The Conundrum With Brand Loyalty


Recently Elysian Brewery, a Seattle favorite craft beer company, announced it’s sale to Anheuser-Busch. The backlash was swift. Seattleites may be know for their passive-aggressive, sometimes aloof attitude. But we are also fiercely loyal to the plethora of local, small-mid size companies that dot the landscape of the Seattle scene.

So as I’m listening to the story on the Radio I find myself scoffing when one of the brewery’s original founders attempted to assure locals that the beer and brand would remain the same. That’s not the point!!!!  – I’m now yelling at my radio. The poor kids stopped next to me at the traffic light must surely think I’m crazy. I continue undaunted – No, you idiot, it’s not the same! It can’t be the same! It will never be the same!

What is the point? The point is Elysian Brewery simply will never be the same (I know, I said that already). The beer may taste the same, the brand may look the same, even the locations and workers may stay the same. But it’s still not the same! What the founder (one of three) from Elysian Brewery failed to recognize is that many folks actually seek out companies not only for the quality or uniqueness of their product but also as a way to send a message. I’m not  going to buy from mega-corps. I want to support local companies. I want to vote with my dollars. Us Seattleites won’t flat out say it, but there’s even a little snobbishness involved – we feel somehow just and special that we choose to support small businesses over mega-corps. It boosts our own egos as much as it boost the coffers of the companies we support.

So why do good businesses sell out? Well, as any marketing 101 class will tell you, repeat customers are worth 10x as much as new customers. Establishing brand loyalty is tantamount to success. So in exchange for often much needed capital, mega corporations capitalize on the brand loyalty the purchased company has established. The problem is that not only does this kill the small companies credo as an indie-provider, eventually, no matter how good intentioned, the influence of the mother-ship mega-corp will leak in too.
Take Burt’s Bees. Sold to Clorox in 2007 many devoted users of the beloved brand were shocked. I mean, Burt’s Bees represented one of the most successful grass roots natural product companies to ever have walked the earth! Many loyal customers couldn’t find it in their hearts to break up with the brand. And in fact, even in my household we continued to use them until the reformulations started popping up last year. Similar tales can be found with Tom’s of Main (now owned by Colgate), Korres (now owned by Johnson & Johnson) and Cascade Farms Organic Cereal (now owned by General Mills).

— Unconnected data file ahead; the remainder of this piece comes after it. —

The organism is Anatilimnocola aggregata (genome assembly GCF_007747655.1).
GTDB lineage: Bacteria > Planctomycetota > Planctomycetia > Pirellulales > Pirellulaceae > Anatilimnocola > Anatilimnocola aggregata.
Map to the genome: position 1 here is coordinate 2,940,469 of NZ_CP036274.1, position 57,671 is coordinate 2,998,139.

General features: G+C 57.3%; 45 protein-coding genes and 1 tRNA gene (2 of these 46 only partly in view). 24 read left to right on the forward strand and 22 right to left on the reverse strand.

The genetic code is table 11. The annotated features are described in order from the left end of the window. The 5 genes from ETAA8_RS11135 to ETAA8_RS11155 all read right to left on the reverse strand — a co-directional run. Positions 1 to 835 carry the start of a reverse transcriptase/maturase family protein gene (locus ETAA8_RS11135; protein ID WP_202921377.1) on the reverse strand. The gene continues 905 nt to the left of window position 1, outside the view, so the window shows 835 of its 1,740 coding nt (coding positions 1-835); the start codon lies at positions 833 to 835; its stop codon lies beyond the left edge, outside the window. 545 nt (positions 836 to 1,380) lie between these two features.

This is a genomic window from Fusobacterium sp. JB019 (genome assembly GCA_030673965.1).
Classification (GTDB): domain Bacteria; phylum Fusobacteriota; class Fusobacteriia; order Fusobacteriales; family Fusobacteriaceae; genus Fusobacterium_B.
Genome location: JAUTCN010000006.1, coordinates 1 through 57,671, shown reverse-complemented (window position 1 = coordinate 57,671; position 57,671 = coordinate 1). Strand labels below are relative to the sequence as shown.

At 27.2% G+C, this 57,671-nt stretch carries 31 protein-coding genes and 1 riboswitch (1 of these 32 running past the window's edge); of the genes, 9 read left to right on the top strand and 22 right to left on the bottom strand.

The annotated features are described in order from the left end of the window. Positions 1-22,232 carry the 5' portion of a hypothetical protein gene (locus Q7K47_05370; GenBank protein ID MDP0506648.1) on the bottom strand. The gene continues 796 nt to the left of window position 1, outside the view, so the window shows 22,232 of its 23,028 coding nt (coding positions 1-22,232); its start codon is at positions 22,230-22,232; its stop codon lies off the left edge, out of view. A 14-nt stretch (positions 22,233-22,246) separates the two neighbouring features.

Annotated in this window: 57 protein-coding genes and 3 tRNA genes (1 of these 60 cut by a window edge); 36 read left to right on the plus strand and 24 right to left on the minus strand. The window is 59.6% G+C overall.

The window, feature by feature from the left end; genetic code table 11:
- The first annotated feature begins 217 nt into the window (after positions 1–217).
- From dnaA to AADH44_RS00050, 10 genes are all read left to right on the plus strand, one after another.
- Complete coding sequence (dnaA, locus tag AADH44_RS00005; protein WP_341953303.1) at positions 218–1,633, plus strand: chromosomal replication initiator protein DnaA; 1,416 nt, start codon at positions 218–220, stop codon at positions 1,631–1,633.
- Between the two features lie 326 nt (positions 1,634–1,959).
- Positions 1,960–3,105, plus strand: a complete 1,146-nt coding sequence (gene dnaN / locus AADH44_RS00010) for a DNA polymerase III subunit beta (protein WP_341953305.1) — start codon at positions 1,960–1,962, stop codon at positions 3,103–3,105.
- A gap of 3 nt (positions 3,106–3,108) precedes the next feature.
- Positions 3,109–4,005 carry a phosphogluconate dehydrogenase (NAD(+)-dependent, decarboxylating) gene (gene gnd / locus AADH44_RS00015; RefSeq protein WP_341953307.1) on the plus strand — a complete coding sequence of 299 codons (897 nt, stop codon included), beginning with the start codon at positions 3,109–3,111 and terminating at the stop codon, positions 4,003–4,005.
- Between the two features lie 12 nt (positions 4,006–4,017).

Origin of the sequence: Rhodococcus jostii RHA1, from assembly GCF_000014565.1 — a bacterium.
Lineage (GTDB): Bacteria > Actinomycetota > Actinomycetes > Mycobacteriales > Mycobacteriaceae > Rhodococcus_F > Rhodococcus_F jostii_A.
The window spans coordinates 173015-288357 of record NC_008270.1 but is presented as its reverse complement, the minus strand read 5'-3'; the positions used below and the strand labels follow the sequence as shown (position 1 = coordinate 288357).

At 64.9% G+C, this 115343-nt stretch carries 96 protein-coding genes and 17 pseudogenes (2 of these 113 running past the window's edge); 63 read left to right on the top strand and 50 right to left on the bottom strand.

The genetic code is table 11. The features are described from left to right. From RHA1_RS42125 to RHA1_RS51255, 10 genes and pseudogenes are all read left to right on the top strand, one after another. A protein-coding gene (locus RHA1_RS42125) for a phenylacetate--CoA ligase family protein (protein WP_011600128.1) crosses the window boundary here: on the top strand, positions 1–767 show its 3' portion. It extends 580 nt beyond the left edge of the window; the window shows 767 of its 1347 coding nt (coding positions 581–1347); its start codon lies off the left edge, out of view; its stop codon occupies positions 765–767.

All these companies were once small, trusted businesses that were successful in establishing a loyal following. Ultimately, their success, you could say, was their demise. For those of us who wish to spend our dollars with small and local businesses, all these mergers and acquisitions can make things tricky. The good news is that there is almost always a new, up & coming company who sells a similar product. You just need to keep on your toes to find them.

Photo Credit: Joe Mabel, 2012. Title: Elysian Brewing Company. Licensed under Creative Commons Attribution-Share Alike 3.0 Unported license


  1. areallysmallfarm April 10, 2015 at 6:57 am

    Very sad news, indeed.

    From a CounterPunch article (Giant Corporations Want to Control All of Your Beer, Sept. 22, 2014):

    “Whereas craft beers only made up about six percent of the beer sales in the US in 2012, AB InBev owns almost half of the US market. Together the top-four beer companies – AB InBev, MillerCoors, Heineken, and Modelo – brew 78 percent of the beer sold in the US. The diversity of beer has changed – in 1978, the US was home to just 89 breweries, and as of last year, that number had climbed to 2,336—but the craft and microbrew boom still seems unlikely to make a major dent in the corporations’ power.”

    These huge companies want it all and they want to project the image that drinking craft beers (like the ones they’ve bought up) is somehow avant-garde when in fact it is just another of many brands they market. I just saw an ad in a local paper here for well-known crappy beer that is “macor-brewed”. Big yukkity-yuk. Our muni sells standard mass produced beer brands as “beer of the month”!!! Guess they don’t feel so elitist by selling products from billionaires.

    It is next to impossible to buy anything that isn’t or won’t soon be owned by a multi-national mega-corporation.

  2. tannachtonfarm April 18, 2015 at 1:12 pm

    Yeah….. i’ve tried – but yelling at the telly or radio seems to not do any good. 😉 but i keep doing it! I can understand that people who create financially successful companies want to cash in for big, big bucks. Oftentimes, they reinvest in their next new interest. It’s just the way it is. The key is, as you pointed out, keep researching if you want to continue purchasing from small/local/green/startup or whatever criteria you set. great blog!

  3. tannachtonfarm April 18, 2015 at 1:13 pm

    Reblogged this on Tannachton Farm and commented:
    Great information and thoughts! Thank you Humble Bee Farms.